Plaza Republica Oriental de Uruguay, near Recoleta area in Buenos Aires.
Recoleta is a downtown residential neighborhood in the city of Autonomous City of Buenos Aires, Argentina; it is an area of great historical and architectural interest, due, particularly to the Recoleta Cemetery located there. It is also an important tourist destination and cultural center of the city.
It is also considered one of the more affluent neighborhoods, and the cost per square meter/foot of real estate is one of the highest in the city.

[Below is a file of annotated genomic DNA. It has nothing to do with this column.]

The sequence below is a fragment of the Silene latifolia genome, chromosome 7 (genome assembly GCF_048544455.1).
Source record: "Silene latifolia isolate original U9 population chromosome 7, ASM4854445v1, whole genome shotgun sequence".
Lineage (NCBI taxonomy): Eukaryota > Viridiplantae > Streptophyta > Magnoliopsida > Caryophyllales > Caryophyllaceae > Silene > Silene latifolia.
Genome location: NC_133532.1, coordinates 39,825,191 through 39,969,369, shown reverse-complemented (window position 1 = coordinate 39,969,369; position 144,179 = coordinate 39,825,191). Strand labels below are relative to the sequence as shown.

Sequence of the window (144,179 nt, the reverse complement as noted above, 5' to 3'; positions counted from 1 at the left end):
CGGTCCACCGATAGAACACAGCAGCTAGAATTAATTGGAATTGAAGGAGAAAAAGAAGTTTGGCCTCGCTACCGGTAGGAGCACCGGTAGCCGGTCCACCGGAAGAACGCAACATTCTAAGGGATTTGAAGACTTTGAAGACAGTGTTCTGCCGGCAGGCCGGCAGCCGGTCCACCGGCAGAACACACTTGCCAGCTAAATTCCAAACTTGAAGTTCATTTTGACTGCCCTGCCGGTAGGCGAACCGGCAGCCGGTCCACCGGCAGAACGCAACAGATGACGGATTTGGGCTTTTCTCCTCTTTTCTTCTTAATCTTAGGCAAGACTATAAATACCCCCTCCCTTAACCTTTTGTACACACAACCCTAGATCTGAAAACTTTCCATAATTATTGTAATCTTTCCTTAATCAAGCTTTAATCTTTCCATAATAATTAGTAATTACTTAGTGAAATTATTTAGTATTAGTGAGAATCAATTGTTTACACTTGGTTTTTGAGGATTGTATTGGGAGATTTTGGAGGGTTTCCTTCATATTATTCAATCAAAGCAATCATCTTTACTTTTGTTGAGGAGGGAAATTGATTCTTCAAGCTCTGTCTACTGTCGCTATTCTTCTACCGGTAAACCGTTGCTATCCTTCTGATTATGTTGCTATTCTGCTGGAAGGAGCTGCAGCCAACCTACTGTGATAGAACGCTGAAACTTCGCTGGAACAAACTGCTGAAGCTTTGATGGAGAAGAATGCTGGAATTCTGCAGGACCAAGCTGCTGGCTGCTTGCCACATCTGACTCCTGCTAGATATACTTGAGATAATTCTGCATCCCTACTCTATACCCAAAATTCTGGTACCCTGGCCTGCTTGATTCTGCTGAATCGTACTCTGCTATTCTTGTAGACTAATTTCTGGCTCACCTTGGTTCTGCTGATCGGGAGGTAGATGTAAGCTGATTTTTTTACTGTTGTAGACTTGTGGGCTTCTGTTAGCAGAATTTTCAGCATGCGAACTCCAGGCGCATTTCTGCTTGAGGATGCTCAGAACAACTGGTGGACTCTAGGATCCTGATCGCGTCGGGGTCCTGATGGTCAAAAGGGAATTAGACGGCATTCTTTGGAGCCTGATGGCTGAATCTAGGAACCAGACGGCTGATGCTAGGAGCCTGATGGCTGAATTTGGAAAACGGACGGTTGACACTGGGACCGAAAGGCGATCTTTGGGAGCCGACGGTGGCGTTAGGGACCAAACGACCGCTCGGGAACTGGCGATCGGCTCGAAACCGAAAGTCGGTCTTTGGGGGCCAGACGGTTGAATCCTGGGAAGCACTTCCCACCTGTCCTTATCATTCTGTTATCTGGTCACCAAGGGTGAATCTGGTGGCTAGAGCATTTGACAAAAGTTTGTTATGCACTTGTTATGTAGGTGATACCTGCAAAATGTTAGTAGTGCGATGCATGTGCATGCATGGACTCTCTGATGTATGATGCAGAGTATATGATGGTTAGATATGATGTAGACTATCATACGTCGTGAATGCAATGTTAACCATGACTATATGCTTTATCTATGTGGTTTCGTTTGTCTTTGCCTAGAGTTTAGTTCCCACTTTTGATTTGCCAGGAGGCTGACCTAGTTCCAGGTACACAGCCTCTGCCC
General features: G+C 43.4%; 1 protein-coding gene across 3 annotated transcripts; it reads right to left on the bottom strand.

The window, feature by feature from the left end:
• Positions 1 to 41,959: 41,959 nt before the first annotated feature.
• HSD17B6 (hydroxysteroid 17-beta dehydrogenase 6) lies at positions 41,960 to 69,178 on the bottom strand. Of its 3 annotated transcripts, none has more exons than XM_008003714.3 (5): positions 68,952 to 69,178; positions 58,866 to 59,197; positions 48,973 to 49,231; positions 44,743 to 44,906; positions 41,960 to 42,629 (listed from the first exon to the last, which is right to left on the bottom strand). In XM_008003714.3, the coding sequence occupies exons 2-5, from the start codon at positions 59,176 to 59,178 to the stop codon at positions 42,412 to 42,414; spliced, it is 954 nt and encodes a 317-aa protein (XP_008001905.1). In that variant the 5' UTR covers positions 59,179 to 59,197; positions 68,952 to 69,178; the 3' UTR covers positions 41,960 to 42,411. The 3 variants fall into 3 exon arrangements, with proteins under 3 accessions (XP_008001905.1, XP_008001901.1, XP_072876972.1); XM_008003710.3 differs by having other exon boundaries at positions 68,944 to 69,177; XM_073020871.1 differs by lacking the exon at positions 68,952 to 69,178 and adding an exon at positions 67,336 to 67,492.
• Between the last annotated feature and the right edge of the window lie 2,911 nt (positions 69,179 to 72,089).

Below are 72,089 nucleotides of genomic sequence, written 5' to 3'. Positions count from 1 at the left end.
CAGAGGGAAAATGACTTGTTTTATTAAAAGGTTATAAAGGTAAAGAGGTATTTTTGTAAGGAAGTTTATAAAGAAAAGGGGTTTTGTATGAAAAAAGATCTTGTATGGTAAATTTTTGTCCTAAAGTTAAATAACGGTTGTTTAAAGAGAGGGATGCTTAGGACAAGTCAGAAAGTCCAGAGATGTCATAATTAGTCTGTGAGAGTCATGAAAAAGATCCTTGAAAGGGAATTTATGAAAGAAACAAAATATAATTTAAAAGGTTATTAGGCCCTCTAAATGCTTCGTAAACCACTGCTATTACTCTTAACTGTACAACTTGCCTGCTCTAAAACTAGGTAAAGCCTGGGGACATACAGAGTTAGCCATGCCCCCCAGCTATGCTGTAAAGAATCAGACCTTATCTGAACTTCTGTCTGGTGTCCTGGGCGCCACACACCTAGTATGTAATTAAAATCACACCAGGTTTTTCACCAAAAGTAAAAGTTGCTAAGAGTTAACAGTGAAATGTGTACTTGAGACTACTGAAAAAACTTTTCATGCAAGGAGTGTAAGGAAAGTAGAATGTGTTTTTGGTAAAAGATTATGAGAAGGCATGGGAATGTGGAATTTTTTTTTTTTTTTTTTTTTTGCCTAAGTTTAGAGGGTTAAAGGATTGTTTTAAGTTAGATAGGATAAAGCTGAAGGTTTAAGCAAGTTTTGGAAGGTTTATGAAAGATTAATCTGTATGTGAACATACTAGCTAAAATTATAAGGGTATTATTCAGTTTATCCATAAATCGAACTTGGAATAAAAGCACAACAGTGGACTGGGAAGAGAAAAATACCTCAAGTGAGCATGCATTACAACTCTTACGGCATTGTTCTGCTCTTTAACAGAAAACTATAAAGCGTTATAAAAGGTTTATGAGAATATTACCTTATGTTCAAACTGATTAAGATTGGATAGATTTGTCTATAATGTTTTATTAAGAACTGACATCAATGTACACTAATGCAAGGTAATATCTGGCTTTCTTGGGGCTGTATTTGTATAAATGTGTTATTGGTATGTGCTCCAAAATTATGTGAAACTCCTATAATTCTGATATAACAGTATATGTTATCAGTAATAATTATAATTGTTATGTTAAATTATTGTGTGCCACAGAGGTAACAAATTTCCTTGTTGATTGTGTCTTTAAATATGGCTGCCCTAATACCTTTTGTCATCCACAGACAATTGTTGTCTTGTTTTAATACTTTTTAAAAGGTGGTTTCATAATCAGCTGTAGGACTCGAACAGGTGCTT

Overview and HistoryHoly steak and tango! In Buenos Aires they eat more meat than anywhere else in the world. When I was in New York I met a woman from Argentina who told me, "My father says to eat steak with rice and beans three times a day and you will be strong."Argentina has some of the best grasslands in the world for raising cattle. Warm climate and open space have allowed the beef industry to thrive here, and you will not be able to avoid noticing that trend when you go out to eat. Steak houses here are called parillas, which means "grills". You can't throw a rock without hitting two or three of them. Sink your teeth into La Cabrera and die happy.Here are some facts for whoever likes to read words on a photo website: Buenos Aires is the capital city of Argentina. With its population of 13 million, it's the third largest city in Latin America. Buenos Aires was made known to the Europeans around the sixteenth century.Juan Diaz de Solis, a Spaniard, was the first European to land there. That was in the year 1516, and Juan was killed by the natives. Next up came Pedro do Mendoza, who established the "City of our Lady Saint Mary of the Fair Winds." Buenos Aires translates to fair winds, get it? Sailors, fair winds, trade routes, etc. It's a big city full of people who refer to themselves as "portenos" or people of the port. Portenos joke about how Mexicans come from the Aztecs, Peruvians from the Incas, and Portenos from the boats.Back in the days of piracy on the high seas (who said those are gone?), rebellious portenos got annoyed with the Spanish policy of taxing all trade by requiring it to go through Lima. They set up a contraband trade route to circumvent Spanish taxation, eventually earning the status of an open port by the year 1700.As in all places, a strong basis in trade led to financial independence for Buenos Aires. Word of the French Revolution spread there and its people began to seek their political independence as well, to become free of the Spanish crown.Local militias successfully defended against two British invasions (1806 and 1807), and ran with that momentum to break free from Spain in 1810. May 25th is their national independence day, called May Revolution Day. Check out the Mataderos Fair or Feria de los Mataderos for local celebrations.Getting ThereFirst, close your eyes and chant,"steak, steak, steak, steak," while rubbing the leather of your belt with one hand and a fork with the other. Did it work? No? Then try an airplane.Okay, there are three airports in Buenos Aires: the J. Newbery AeroPark Airport, the Comandante Espora Aero Station Airport and the Ezeiza Ministro Pistarini International Airport. Ezeiza is the main international airport for traveling to Europe and other continents.Here's a brief layout from Ezeiza to Buenos Aires center: $26 on the minibus, $45 by car service, $40 in a taxi. It's approximately 35km from airport to center, time depends on traffic. If you don't like those prices, hop on a city bus for $1.35.TransportationFirst off, money talks and you'll need to stock your pockets with pesos to start speaking the language down in Argentina. That doesn't mean it's expensive, just that pesos are the local currency. The Euro is about $4.60 pesos, the dollar is around $3.42 pesos as of the time of this writing. What time is that? Time to catch a cab out of the airport.Within the city you can use the bus, taxis, car services or the subway. Another few options are rental car agencies and the ferry services. The subway is the quickest way to move around the city but the above ground modes are way more fun, loud, jostling and everything else.People and CultureIf you haven't been on a bus in South America before, you are in for a treat. Bus collectives operate the city busses, there may be as many as one hundred and fifty different operators. "Jesus guides my truck" and "I'm looking for a girl with no brothers" are some of the stickers you may see on the windshield. Forget about recognizing the company by its color scheme, every bus has a ton of colors on it in big wide stripes, and then as many hood ornaments as possible. I can't say enough about the busses, the luggage storage racks, the riding on the roof, the throwing trash out the windows, etc.Bring some trainers, cleats, sneakers or whatever you call them to kick the football around in your down time in Buenos Aires. If Argentina wasn't 75% Roman Catholic, football would be the national religion.This is the country which gave birth to football legend Diego Maradona, alright? Yes. Yes. There are ten major football stadiums just in Buenos Aires, if that gives you any indication.Surprisingly, Buenos Aires has the second largest Jewish population in all of North and South America, second only to New York City. Who knew?And if that wasn't enough to get you buying a plane ticket, Argentina ALSO has the largest Muslim population in the Americas. What could they be doing to attract all these people, besides eating amazing steak and dancing tango and salsa every day of their lives from birth? oh. right.As for tango, people still dispute its origin but they do agree that the 1880's in Buenos Aires are the time when it blew up. In brothels, by the way. Ah, those sailors!Things to do & RecommendationsToday the tango is developed to such an intricate and fluid dance that you can go see it performed professionally any night of the week.For live music, check out Estudio Obras which is known as the "Cathedral of Rock."Buenos Aires, being the most open-minded community in Latin America, has a thriving gay and lesbian scene.Where to go? Try the areas around Recoleta cemetery even though it's tending towards the touristy stuff.Arcos del ferrocarril (from Libertador y Infanta Isabel to Av. Sarmiento y Casares) is another place to poke around between Thursday and Sunday nights.Dinner runs late. Clubbing starts at 2am (STARTS I said.) After hours spots, party people, loud sound systems... you can find it all in Buenos Aires. Now dance off some of that steak, man!Text by Steve Smith.